DJ: I never plan a poem or story. The worst thing a writer can do is plan a poem because once you’ve done that, the imagination closes up shop and you’ve lost any chance of discovering something you don’t already know. As the art critic Alfred Frankenstein once said, “The creation of a work of art is a voyage of discovery to find out what it is.” If you know in advance what your poem or story will e, you’ll never even begin that voyage of discovery. Robert Frost’s description of the writing process seems dead-on perfect to me: “writing is believing the thing into existence, saying as you go more than you even hoped you were going to be able to say, and coming with surprise to and end that you foreknew only with some sort of emotion.” Notice that he says that writing ends with surprise. If we’ve planned everything out, there’s no room for surprise. And without surprise, there’s no discovery. So it’s best to set out on the voyage of art without a clear idea of where you’re going or why. But please understand: neither Frost nor I am saying that all we have to do to write a poem is to transcribe our stream of consciousness. A poem can start that way, but it can’t end that way. Once we’ve discovered what it is we’re saying, we need to revise the poem as carefully as we can, so that it affects the reader as powerfully as possible. In short, a good poem requires both surrender to the stream of consciousness and controls of it. Edger Allan Poe made this point well when he said that writers should “imitate the Goths, who argued matters of importance to the state twice, once when drunk, and once when sober.”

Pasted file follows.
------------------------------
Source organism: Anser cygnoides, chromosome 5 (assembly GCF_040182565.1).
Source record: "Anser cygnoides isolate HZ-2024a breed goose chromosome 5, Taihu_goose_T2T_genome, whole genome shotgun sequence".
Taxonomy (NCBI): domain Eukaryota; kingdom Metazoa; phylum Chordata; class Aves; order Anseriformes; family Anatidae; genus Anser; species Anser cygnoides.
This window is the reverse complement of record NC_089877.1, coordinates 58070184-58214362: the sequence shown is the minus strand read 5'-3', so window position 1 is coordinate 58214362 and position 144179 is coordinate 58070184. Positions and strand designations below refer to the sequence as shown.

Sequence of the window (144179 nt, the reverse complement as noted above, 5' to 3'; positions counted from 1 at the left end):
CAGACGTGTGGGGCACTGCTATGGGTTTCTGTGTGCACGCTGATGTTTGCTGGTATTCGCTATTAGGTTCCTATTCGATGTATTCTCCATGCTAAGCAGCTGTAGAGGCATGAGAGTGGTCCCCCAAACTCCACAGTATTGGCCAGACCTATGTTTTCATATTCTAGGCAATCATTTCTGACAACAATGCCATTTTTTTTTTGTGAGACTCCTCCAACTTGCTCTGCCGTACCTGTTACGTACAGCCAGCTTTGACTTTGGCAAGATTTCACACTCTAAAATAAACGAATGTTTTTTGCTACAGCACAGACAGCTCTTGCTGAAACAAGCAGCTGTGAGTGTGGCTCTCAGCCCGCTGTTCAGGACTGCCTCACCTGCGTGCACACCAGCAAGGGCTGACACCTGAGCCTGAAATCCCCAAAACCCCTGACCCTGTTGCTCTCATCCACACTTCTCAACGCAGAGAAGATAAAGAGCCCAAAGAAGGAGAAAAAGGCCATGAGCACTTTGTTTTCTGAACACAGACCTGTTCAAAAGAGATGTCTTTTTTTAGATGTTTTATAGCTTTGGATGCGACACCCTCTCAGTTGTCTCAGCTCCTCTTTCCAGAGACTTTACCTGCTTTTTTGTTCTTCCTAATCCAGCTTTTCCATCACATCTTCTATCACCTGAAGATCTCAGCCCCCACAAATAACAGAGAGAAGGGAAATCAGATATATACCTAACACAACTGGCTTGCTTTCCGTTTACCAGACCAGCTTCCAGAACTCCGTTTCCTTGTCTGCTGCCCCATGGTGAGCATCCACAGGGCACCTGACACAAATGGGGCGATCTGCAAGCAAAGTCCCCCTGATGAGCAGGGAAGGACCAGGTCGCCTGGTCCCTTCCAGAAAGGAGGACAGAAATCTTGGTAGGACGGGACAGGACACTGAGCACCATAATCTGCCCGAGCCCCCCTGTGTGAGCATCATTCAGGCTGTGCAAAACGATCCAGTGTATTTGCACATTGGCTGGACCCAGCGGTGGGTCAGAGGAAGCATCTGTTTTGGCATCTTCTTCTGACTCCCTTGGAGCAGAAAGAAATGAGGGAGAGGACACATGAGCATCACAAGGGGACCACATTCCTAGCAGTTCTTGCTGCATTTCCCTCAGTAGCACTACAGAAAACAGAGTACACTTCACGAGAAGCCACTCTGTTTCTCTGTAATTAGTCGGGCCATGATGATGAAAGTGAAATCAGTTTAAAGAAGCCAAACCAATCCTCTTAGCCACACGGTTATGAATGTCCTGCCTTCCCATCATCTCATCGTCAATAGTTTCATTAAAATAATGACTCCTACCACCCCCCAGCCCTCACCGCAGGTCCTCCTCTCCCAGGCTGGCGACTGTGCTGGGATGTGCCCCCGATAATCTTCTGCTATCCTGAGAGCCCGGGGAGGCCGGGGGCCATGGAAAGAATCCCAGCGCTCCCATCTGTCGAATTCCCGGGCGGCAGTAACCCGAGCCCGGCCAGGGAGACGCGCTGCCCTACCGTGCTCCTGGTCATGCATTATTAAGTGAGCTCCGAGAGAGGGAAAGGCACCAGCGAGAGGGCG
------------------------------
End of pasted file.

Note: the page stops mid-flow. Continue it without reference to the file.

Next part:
DE: You’re presently at work on a new book—can you tell us anything about it yet, or is it top secret?
DJ: I think talking about what you’re writing dilutes the urge to write it, so I never talk in any detail about what I’m working on. All I feel able to say right now is that the book I’m working on now is a collection of stories called What We Call the Way, and that the title comes from Kafka, who wrote in his diary, “There is a goal but no way to it. What we call the way is hesitation.” I’ve always found that quote very mysterious, and one of the things I’m trying to do in this collection is investigate that mystery.
DE: The great Zen master Wayne Chinsang likes to test the depth of his students’ understanding by asking the question “Do dogs have dicks?” Seen any dog dicks lately?
DJ: Of course dogs have lips. How could they smile without them?